And yet another study to remind moms-to-be that America’s maternity leave laws suck donkey booty and need a major overhaul for the sake of our children’s health and a new mom’s recovery and sanity: researchers say that working during your final month of pregnancy is as harmful as smoking.
The research, performed by the University of Essex, showed that just like lighting up, working late into pregnancy leads to newborns that are a half pound smaller than infants whose mothers quit work between their sixth and eighth months of pregnancy. The research, which sampled about 30,000 mothers across three different surveys, including one from the U.S., also showed even more pronounced results for women over age 24 and those with lower levels of education, who were most likely to do more physically demanding work.
Prof. Marco Francesconi, one of the authors of the study, offered this pearl of wisdom: the government should consider incentives for employers to offer more flexible maternity leave to women who might need a break before, rather than after, their babies are born.
“We know low birth weight is a predictor of many things that happen later, including lower chances of completing school successfully, lower wages and higher mortality,” Francesconi said. “We need to think seriously about parental leave, because—as this study suggests—the possible benefits of taking leave flexibly before the birth could be quite high.”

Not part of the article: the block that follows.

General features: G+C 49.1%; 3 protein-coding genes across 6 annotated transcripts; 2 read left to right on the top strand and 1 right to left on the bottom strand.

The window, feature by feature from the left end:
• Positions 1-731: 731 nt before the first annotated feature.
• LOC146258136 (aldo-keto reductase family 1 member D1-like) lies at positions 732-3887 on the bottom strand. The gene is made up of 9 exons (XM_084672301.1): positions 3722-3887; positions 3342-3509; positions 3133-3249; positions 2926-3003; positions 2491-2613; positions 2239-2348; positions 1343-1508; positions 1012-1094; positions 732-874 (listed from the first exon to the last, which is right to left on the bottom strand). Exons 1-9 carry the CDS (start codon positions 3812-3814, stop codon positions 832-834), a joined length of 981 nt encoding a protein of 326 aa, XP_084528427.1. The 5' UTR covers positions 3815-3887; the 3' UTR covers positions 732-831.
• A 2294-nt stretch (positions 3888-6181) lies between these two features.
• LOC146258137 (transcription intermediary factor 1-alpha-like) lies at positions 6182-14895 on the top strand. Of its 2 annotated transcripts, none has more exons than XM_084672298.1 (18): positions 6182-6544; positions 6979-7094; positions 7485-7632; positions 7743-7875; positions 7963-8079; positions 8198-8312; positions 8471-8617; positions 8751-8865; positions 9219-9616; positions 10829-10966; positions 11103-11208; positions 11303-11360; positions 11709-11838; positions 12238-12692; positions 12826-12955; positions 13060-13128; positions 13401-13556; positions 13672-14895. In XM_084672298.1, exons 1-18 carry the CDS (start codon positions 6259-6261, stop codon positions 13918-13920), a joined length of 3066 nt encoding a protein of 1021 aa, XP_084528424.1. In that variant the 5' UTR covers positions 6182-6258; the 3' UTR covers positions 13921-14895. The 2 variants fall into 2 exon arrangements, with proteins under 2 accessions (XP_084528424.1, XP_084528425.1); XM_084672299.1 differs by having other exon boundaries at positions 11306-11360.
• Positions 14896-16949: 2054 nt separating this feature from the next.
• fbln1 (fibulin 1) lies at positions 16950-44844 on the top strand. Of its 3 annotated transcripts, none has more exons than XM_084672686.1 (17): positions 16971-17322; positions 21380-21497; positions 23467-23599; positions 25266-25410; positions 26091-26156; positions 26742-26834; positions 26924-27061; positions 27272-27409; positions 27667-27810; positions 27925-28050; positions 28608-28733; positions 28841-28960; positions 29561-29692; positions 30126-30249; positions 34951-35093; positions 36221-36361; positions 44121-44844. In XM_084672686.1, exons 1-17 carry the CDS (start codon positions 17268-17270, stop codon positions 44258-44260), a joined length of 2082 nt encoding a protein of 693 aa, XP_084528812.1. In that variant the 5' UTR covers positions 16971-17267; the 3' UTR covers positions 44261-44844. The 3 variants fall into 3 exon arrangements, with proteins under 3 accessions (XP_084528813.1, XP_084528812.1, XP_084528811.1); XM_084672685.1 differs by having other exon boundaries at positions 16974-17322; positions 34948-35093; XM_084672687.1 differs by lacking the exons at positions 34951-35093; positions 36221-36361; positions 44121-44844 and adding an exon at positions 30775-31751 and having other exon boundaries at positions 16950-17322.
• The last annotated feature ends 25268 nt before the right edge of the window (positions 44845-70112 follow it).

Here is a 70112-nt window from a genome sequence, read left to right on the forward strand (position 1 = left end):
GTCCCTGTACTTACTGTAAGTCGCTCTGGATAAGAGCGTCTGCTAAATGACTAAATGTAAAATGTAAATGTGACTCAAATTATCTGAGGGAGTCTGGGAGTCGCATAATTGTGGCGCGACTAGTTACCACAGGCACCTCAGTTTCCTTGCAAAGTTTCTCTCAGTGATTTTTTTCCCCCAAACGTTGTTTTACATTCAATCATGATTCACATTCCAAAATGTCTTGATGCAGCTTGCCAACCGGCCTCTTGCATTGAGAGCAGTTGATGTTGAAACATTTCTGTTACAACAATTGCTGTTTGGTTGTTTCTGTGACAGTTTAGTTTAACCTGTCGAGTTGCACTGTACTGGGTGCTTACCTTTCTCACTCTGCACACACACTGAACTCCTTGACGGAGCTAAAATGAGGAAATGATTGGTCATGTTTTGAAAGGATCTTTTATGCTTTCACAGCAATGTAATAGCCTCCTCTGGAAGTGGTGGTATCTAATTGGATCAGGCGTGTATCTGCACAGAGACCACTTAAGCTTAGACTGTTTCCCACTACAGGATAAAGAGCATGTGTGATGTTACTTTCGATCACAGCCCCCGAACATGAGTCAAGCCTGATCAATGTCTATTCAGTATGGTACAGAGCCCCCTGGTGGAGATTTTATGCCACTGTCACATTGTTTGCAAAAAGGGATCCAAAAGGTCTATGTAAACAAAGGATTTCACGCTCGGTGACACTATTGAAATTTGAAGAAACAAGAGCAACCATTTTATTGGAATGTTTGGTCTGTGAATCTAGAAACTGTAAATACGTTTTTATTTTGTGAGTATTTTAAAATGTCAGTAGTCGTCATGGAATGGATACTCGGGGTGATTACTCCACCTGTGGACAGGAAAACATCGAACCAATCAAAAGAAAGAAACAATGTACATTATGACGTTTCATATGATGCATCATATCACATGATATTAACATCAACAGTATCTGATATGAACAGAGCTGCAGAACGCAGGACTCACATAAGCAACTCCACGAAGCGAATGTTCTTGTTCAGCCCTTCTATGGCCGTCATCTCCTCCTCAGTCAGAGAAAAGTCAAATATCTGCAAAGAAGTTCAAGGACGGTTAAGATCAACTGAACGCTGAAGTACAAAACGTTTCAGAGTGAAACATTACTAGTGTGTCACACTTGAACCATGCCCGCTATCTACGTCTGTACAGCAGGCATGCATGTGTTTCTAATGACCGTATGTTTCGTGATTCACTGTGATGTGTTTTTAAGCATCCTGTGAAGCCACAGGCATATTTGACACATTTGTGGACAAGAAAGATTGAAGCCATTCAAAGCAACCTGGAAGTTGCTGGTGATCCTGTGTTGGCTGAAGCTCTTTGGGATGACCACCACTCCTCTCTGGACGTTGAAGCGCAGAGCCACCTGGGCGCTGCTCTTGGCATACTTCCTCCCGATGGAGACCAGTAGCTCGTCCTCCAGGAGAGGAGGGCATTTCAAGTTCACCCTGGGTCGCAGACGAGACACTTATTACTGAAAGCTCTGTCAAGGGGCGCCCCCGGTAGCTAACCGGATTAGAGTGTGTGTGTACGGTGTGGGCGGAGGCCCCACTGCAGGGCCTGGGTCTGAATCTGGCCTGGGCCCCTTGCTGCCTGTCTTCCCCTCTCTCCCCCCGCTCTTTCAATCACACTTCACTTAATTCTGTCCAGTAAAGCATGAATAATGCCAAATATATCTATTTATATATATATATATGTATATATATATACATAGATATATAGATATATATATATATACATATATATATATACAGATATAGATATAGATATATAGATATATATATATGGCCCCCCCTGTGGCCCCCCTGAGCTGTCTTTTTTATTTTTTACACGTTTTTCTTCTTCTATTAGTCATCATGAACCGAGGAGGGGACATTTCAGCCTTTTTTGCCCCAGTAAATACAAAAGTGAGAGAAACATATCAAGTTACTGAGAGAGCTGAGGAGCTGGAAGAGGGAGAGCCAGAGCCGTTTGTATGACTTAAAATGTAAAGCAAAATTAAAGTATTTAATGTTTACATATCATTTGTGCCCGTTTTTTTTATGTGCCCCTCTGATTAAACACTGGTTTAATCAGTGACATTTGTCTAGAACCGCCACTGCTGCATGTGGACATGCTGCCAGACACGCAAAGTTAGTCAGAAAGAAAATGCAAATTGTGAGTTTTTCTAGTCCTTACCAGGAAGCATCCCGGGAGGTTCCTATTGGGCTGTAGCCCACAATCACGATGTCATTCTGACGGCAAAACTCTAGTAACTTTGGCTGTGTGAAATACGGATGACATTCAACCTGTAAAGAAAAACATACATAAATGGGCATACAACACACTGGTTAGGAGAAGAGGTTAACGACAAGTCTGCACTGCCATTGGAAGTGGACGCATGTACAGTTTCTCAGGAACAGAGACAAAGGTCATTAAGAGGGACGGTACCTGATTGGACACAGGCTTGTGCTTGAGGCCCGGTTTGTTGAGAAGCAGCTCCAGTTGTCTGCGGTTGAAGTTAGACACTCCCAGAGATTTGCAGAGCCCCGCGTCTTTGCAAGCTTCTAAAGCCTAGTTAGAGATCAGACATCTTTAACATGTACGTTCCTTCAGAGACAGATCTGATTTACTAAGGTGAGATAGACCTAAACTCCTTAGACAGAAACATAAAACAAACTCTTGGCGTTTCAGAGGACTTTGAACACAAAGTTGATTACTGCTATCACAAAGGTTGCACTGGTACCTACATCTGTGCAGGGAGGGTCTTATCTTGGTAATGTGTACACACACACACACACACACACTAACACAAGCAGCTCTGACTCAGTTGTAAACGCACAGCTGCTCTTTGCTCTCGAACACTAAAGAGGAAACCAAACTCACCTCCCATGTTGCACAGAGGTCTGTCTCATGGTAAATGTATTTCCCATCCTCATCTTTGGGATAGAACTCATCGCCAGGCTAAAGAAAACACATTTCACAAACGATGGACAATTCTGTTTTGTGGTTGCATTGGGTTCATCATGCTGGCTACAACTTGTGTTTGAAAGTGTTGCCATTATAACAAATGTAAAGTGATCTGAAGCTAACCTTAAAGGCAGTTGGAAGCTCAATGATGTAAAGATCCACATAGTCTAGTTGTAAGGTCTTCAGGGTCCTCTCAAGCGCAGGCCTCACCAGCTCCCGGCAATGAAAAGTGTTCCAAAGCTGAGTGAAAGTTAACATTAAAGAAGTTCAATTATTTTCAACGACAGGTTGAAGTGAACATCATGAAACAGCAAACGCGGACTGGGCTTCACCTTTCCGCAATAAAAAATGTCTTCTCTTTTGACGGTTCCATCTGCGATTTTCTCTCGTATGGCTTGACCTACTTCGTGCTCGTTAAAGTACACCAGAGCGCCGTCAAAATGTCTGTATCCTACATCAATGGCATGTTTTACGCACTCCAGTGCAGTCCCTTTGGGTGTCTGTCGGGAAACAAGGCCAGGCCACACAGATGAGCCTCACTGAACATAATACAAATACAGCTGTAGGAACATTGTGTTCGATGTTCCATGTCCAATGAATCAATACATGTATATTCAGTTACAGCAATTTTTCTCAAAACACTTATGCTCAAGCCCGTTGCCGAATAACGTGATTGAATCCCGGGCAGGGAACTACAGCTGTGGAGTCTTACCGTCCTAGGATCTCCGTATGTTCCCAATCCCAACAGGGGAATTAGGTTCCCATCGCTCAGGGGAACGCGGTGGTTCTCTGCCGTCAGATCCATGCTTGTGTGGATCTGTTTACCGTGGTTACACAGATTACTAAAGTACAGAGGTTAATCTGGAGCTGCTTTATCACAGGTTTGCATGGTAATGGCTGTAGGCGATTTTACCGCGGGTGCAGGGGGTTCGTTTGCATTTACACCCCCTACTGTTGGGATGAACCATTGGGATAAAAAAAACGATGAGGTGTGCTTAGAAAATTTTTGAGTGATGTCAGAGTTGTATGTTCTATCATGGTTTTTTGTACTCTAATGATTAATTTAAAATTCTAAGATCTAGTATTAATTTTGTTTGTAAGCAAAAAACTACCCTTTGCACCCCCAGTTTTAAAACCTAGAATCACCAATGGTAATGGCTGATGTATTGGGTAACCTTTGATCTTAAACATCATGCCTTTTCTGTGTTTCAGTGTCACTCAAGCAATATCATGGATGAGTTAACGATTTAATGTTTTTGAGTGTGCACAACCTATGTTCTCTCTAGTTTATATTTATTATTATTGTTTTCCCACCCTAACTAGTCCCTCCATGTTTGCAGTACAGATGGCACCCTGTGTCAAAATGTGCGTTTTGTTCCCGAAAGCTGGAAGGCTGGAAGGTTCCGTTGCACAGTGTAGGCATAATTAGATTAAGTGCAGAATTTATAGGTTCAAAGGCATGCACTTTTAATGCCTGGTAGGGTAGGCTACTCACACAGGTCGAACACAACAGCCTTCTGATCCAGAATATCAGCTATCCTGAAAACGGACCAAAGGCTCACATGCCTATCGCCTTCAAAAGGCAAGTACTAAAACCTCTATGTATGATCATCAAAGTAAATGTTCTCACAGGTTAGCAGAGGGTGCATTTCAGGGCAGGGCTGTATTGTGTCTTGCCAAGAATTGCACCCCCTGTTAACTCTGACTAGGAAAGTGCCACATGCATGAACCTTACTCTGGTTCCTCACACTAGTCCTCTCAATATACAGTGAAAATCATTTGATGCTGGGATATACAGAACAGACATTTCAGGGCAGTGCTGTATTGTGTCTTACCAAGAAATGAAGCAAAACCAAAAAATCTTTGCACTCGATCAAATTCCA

Problem is, not enough of us here in America have bosses who give a damn like that. Those of us who are fortunate enough to work full-time gigs where we can tack on sick and vacation days to the six weeks worth of unpaid maternity leave guaranteed under federal law mostly save that time for when the baby is born, so that we can bond with our children and recuperate from the trauma of child birth. But all-too-many of us—particularly women of color who toil in part-time positions at the secretary desks, factories, fast food restaurants and malls of the American labor market—don’t even have the six unpaid weeks…
Read more: My Brown Baby